Curcumin is a polyphenol compound that exhibits multiple physiological activities. To elucidate the mechanisms by which curcumin affects systemic amyloidosis, we investigated amyloid deposition and molecular changes in a mouse model of amyloid apolipoprotein A-II (AApoAII) amyloidosis, in which mice were fed a curcumin-supplemented diet. Curcumin supplementation for 12 weeks significantly increased AApoAII amyloid deposition relative to controls, especially in the liver and spleen. Liver weights and plasma ApoA-II and high-density lipoprotein concentrations were significantly elevated in curcumin-supplemented groups. RNA-sequence analysis revealed that curcumin intake affected hepatic lipid metabolism via the peroxisome proliferator-activated receptor (PPAR) pathway, especially PPARα activation, resulting in increased Apoa2 mRNA expression. The increase in liver weights was due to activation of PPARα and peroxisome proliferation. Taken together, these results demonstrate that curcumin is a PPARα activator and may affect expression levels of proteins involved in amyloid deposition to influence amyloidosis and metabolism in a complex manner.
All data generated or analysed during this study are included in the manuscript and supporting files.
- Jian Dai
- Jian Dai
The funders had no role in study design, data collection and interpretation, or the decision to submit the work for publication.
Animal experimentation: All experiments were approved by the Committee for Animal Experiments of Shinshu University (Approval No. 280086). Mice were sacrificed by cardiac puncture under deep sevoflurane anesthesia, and every effort was made to minimize suffering.
- Rudolph E Tanzi, Harvard University, United States
© 2021, Dai et al.
This article is distributed under the terms of the Creative Commons Attribution License permitting unrestricted use and redistribution provided that the original author and source are credited.
Deubiquitinating enzymes (DUBs), ~100 of which are found in human cells, are proteases that remove ubiquitin conjugates from proteins, thereby regulating protein turnover. They are involved in a wide range of cellular activities and are emerging therapeutic targets for cancer and other diseases. Drugs targeting USP1 and USP30 are in clinical development for cancer and kidney disease respectively. However, the majority of substrates and pathways regulated by DUBs remain unknown, impeding efforts to prioritize specific enzymes for research and drug development. To assemble a knowledgebase of DUB activities, co-dependent genes, and substrates, we combined targeted experiments using CRISPR libraries and inhibitors with systematic mining of functional genomic databases. Analysis of the Dependency Map, Connectivity Map, Cancer Cell Line Encyclopedia, and multiple protein-protein interaction databases yielded specific hypotheses about DUB function, a subset of which were confirmed in follow-on experiments. The data in this paper are browsable online in a newly developed DUB Portal and promise to improve understanding of DUBs as a family as well as the activities of incompletely characterized DUBs (e.g. USPL1 and USP32) and those already targeted with investigational cancer therapeutics (e.g. USP14, UCHL5, and USP7).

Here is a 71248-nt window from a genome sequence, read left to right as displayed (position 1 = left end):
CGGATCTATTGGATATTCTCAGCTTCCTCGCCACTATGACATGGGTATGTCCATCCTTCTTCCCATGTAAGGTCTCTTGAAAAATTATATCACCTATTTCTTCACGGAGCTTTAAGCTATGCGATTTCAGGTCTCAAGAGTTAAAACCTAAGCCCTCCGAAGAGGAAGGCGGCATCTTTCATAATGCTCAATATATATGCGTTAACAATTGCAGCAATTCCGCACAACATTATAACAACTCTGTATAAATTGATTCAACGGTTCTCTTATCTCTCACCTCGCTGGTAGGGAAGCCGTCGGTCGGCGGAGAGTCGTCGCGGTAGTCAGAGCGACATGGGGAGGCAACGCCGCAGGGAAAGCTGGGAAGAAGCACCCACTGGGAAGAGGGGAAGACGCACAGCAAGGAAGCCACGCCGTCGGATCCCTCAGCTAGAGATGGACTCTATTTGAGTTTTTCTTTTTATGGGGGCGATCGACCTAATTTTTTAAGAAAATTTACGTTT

Activin ligands are formed from two disulfide-linked inhibin β (Inhβ) subunit chains. They exist as homodimeric proteins, as in the case of activin A (ActA; InhβA/InhβA) or activin C (ActC; InhβC/InhβC), or as heterodimers, as with activin AC (ActAC; InhβA:InhβC). While the biological functions of ActA and activin B (ActB) have been well characterized, little is known about the biological functions of ActC or ActAC. One thought is that the InhβC chain functions to interfere with ActA production by forming less active ActAC heterodimers. Here, we assessed and characterized the signaling capacity of ligands containing the InhβC chain. ActC and ActAC activated SMAD2/3-dependent signaling via the type I receptor, activin receptor-like kinase 7 (ALK7). Relative to ActA and ActB, ActC exhibited lower affinity for the cognate activin type II receptors and was resistant to neutralization by the extracellular antagonist, follistatin. In mature murine adipocytes, which exhibit high ALK7 expression, ActC elicited a SMAD2/3 response similar to ActB, which can also signal via ALK7. Collectively, these results establish that ActC and ActAC are active ligands that exhibit a distinct signaling receptor and antagonist profile compared to other activins.